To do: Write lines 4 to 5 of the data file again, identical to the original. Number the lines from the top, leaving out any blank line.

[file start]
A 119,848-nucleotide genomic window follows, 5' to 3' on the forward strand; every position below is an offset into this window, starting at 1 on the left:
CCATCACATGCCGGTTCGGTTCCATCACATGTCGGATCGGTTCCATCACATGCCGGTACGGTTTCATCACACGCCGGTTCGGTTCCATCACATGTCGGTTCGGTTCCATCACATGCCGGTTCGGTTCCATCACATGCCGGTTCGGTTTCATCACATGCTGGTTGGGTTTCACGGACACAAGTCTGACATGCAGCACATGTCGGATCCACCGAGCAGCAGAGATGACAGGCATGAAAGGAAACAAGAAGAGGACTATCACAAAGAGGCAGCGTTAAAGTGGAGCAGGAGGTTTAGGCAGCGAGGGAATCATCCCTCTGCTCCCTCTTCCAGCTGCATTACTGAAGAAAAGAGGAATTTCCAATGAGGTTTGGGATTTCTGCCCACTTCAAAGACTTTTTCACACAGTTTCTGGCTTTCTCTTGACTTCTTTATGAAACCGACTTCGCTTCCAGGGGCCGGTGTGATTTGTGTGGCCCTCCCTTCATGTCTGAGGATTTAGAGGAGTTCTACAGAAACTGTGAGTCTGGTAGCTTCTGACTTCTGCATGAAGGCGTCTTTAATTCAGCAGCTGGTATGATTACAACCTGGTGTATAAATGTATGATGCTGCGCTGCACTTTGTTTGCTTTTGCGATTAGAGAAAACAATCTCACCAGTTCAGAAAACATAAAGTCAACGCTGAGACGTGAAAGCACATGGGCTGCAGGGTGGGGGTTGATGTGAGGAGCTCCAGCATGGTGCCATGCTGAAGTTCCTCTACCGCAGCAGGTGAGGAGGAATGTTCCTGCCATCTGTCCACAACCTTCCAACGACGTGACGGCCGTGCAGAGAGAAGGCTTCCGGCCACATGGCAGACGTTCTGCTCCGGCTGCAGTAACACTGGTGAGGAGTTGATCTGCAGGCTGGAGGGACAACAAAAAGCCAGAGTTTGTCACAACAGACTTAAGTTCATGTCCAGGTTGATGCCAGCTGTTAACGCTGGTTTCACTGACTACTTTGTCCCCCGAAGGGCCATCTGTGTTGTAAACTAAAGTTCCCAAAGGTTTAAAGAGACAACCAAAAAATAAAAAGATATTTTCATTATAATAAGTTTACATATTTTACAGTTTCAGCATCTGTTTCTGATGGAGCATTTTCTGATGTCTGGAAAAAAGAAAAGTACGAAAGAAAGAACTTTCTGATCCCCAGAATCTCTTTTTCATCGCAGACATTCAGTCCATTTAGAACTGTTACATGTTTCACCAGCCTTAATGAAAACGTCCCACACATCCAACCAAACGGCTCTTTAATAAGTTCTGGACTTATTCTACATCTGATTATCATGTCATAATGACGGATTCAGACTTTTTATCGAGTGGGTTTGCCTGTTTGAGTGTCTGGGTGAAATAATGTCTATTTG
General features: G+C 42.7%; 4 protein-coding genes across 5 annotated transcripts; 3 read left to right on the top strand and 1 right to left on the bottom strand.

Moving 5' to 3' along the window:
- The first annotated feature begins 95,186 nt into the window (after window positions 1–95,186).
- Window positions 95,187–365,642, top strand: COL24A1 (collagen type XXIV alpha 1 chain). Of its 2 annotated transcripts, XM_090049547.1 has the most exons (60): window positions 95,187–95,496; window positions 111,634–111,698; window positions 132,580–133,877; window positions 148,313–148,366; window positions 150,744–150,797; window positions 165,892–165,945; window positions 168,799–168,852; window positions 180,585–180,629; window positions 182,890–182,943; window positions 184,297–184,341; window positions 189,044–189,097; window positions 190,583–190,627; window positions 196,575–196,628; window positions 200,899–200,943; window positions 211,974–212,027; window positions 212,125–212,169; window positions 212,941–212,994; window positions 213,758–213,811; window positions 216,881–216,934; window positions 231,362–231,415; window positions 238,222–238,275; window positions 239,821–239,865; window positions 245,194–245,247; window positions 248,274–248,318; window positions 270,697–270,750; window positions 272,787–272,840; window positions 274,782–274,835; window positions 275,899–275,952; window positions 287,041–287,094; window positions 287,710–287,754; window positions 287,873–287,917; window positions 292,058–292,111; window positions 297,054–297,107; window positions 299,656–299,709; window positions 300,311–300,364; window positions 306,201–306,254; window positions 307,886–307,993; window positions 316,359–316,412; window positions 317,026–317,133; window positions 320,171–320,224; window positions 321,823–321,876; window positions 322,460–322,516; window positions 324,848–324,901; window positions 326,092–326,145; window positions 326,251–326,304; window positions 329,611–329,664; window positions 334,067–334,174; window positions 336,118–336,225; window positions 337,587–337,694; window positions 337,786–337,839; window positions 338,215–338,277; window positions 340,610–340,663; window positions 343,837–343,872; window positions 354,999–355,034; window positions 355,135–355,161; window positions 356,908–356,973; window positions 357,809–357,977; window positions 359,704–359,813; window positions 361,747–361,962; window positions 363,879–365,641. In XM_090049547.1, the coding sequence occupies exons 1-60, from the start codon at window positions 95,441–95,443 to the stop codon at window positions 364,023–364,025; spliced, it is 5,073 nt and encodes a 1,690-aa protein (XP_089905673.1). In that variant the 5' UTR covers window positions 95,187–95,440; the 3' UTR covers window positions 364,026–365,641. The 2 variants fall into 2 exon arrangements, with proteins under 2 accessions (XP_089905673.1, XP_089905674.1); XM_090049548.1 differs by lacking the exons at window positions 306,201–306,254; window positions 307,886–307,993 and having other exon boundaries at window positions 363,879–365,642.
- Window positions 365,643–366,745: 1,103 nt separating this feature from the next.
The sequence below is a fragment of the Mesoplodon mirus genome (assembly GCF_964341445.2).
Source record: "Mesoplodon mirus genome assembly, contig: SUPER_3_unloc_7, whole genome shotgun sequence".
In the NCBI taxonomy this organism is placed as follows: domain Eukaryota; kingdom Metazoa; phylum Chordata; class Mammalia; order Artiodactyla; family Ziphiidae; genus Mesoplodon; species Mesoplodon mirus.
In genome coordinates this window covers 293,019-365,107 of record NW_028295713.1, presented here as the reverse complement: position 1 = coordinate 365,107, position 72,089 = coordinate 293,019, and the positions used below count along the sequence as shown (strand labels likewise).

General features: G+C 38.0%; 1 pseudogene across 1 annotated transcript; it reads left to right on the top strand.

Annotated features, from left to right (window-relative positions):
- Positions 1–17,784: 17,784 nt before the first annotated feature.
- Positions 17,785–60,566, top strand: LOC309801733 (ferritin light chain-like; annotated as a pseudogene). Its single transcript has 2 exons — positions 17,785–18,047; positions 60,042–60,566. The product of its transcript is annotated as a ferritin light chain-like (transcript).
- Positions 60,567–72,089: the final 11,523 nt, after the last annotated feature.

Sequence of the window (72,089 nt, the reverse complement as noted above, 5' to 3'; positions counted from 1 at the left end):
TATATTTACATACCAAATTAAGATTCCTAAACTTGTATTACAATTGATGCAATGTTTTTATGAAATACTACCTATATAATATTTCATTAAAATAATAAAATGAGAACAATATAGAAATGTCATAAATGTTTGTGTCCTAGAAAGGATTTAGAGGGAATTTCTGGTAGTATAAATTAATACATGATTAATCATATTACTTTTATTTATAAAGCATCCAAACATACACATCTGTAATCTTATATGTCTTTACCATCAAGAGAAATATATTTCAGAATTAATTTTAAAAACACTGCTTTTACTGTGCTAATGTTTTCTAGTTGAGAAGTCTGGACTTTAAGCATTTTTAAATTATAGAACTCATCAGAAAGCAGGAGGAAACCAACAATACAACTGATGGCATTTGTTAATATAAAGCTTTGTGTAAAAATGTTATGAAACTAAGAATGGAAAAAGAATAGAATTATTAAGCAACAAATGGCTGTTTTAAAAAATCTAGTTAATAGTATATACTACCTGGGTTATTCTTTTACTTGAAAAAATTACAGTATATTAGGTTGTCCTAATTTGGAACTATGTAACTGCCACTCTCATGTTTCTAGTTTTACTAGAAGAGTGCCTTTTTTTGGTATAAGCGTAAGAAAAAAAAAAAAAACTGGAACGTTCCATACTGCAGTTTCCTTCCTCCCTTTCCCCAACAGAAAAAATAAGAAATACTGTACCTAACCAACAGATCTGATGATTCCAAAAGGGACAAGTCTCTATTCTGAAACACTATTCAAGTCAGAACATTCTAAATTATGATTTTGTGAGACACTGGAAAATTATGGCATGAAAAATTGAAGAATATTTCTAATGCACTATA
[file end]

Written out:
Moving 5' to 3' along the window:
- The first annotated feature begins 95,186 nt into the window (after window positions 1–95,186).